That title is meant to produce a smile. I don’t actually think that fantasy sports can be a legitimate side-hustle for most people, but I was led to this topic based on my past few monthly budget reviews. In each of the past two months, I had entries for fantasy sports winnings. These were payouts collected from my two fantasy football leagues. The payouts also included pre-payment for each of my two fantasy baseball leagues that I am in. This observation made me recall a conversation I had with a good friend and constant reader Mark (shout out, M-).
When I first began the financial independence journey, I took it very seriously. I started to eliminate expenses that were unnecessary, and the momentum became very obvious and this process of questioning everything I spent money on because quite addictive. During this process we came upon the time of year when one of my fantasy seasons was about to kick off. Since the initial outlay for my leagues is somewhat sizable, it led me to question whether or not I should continue to play fantasy sports. When I broached the subject with Mark, the response was something along the lines of “… why would you quit, you keep winning…?” While this was an oversimplification and a generalization, it did lead to further discussion about the fact that over the past few years, I have managed to come out ahead on my overall fantasy sports leagues. For each sport that I play, at least one of the leagues has multiple avenues to earn money. It isn’t simply the person with the best record who takes home the loot. For example, in one league I am in, the top point scorer for each week wins a small prize. String together a few weekly winners and you can earn enough to pay your entry fee. There are additional prizes for overall leaders in points, playoff seed, best individual players and a few others. By keeping each of these prizes in mind, I have been able to manipulate my team to the point where I have managed to maximize my investment.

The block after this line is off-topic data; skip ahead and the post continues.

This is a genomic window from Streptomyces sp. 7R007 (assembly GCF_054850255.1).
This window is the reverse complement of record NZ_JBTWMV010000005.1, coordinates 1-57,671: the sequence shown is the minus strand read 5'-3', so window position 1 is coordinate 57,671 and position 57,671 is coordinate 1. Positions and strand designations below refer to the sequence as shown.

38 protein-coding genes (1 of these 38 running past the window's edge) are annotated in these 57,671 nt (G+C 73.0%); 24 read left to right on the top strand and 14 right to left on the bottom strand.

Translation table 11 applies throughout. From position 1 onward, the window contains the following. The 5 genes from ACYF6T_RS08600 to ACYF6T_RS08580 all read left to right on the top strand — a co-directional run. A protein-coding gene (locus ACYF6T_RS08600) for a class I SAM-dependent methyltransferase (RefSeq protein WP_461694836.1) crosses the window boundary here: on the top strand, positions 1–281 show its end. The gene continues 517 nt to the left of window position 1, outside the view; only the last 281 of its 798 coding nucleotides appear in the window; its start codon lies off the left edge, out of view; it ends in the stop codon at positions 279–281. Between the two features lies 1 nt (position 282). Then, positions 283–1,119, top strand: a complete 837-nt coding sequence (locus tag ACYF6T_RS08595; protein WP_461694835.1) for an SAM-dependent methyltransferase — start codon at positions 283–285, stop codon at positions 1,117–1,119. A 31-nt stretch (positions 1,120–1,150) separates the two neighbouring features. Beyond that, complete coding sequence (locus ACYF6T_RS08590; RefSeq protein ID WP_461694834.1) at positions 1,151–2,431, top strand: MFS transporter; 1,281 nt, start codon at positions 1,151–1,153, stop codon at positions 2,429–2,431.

One example of this is in one of my fantasy baseball leagues. It is an auction style league with keepers. In this type of league, you bid on players and the winning bid becomes their “salary.” Then you can keep a certain number of players from year to year, but their salary has escalation clauses. About three years ago, my team was muddling along. I had a roster filled with veterans and they were not performing well. I came to this realization early enough in the season to understand that I was not going to vie for the playoffs. I decided at that point to start building for the future. I scoured the rosters of likely contenders and identified several young, cheap players that they would likely not be using much in the current year but who had tremendous upside. I then crafted a few trades that sent my few marketable players that would help them in their run to the playoffs and in exchange received a few players that I considered “scratch-off tickets.”
Since this is a personal finance blog, I won’t go too inside baseball here but in a nutshell I would up with a few very impressive young players that were very desirable to all players in the league. Once the season ends, there is generally a scramble to maximize the value of the number of keepers that are allowed. At the time of this anecdote, we were able to keep up to 7 players. I used some of these young studs as the anchors in trades that landed me several superstar players while keeping my overall team salary at a reasonable level. This approach has allowed me to put together a team that has scored several weekly points prizes, made the playoffs each year since those deals and be among the league leaders in total points each year.
So, just to bring things back to personal finance and perhaps answer the question asked in the title, below are the details of the most recent season in one of my fantasy football leagues (I chose football since the data is the freshest).
Entry Fee: ($175)
Weekly Top Points (2 weekly wins): $40
#1 Seed in Playoffs: $150
#2 in Overall Points: $130
League Champ: $280
Total Net Winnings: $425